I think I’m done with LingQ for now. The ideas behind it are wonderful. I enjoy Steve’s blog and podcasts. The main reason that I will be taking a break is that I find the system to be clunky. I know that the site is still under development, so I’m sure it will get better. Here are a few of the problems that I see:
At least for German, I think that the library is too limited. Interesting content is critical, and I haven’t found very much. I think the problem for me is that it doesn’t seem genuine. It still seems forced and pedagogical, despite an aim to the contrary. I’d like to see the types of things that I read in English, or like Germans read in German. Topics that are interesting regardless of the language.
I can think of a couple of remedies, neither of which strike me as being particularly simple. The first is establishing partnerships with news sources, getting permission to use their content and finding an easy way to navigate through it. It seems likely that LingQ would have to be responsible for most of the accompanying audio content, so it wouldn’t be practical to have audio for every article.
The second is having an interactive forum where you would be able to check or add words on the fly, without having to import the content to your library. This would allow for genuine, informal use of the language to connect with people, without taking the training wheels away.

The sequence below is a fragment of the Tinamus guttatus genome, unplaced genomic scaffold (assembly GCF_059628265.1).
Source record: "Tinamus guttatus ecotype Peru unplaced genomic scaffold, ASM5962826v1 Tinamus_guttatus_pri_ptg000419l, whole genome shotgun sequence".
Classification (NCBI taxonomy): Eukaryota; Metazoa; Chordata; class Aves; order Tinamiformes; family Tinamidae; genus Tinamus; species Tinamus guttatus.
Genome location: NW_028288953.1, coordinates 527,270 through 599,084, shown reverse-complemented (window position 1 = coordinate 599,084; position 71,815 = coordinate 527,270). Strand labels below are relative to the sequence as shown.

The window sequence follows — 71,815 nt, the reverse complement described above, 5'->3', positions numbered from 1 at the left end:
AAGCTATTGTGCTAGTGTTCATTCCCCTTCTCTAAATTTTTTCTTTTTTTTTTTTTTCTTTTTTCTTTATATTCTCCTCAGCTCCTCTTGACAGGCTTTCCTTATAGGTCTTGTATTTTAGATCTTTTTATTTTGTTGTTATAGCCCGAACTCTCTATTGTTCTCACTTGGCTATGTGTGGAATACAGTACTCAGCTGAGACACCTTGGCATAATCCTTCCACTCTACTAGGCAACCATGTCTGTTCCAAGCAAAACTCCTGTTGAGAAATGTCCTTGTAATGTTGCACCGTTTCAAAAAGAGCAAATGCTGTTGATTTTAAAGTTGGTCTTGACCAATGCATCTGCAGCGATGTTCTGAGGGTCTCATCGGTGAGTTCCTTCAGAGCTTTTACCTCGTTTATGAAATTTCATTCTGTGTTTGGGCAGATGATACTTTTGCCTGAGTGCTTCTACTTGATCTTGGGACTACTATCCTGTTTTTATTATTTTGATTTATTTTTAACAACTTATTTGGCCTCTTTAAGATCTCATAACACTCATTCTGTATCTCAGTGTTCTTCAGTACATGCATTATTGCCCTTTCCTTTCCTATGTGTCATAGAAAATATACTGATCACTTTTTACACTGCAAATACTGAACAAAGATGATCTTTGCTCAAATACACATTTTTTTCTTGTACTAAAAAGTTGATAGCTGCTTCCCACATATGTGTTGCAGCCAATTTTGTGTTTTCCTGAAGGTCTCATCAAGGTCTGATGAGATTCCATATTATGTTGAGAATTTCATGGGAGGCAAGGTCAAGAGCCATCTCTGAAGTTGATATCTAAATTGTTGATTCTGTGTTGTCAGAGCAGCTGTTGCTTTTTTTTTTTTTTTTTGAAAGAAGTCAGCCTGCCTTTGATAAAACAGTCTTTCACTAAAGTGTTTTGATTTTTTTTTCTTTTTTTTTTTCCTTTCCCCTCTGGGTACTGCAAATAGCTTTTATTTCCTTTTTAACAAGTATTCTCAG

What really tipped me over the edge was deleting my unused content so that I could downgrade. I had to delete each piece individually (without, for example, check-boxes), and with every one that I had clicked the “I’m all done!” button for, I had to use the drop-down menu to direct myself to the “completed” page. I did this over 30 times, which was indescribably frustrating.
I find similar quirks and frustrations throughout the site, and sometimes I don’t even realize how frustrated I get by the clunky design until I go to a more complete web site. It’s a difficult issue to put one’s finger on, but I can say that a more cohesive and intuitive design would make a huge difference to me.
For now, I’m using a Firefox extension that translates individual words. I find audio where I can. I use StumbleUpon to find German sites that interest me. Although this method provides a world of content, I think that a fully integrated system like LingQ is far preferable, if it manages to be orderly while maintaining diversity and ease of use. Easier said than done, I know.
I write this not to criticize and complain, but because I love the idea here. I want to see this venture succeed. But until it’s more user-friendly, I can’t see using it myself.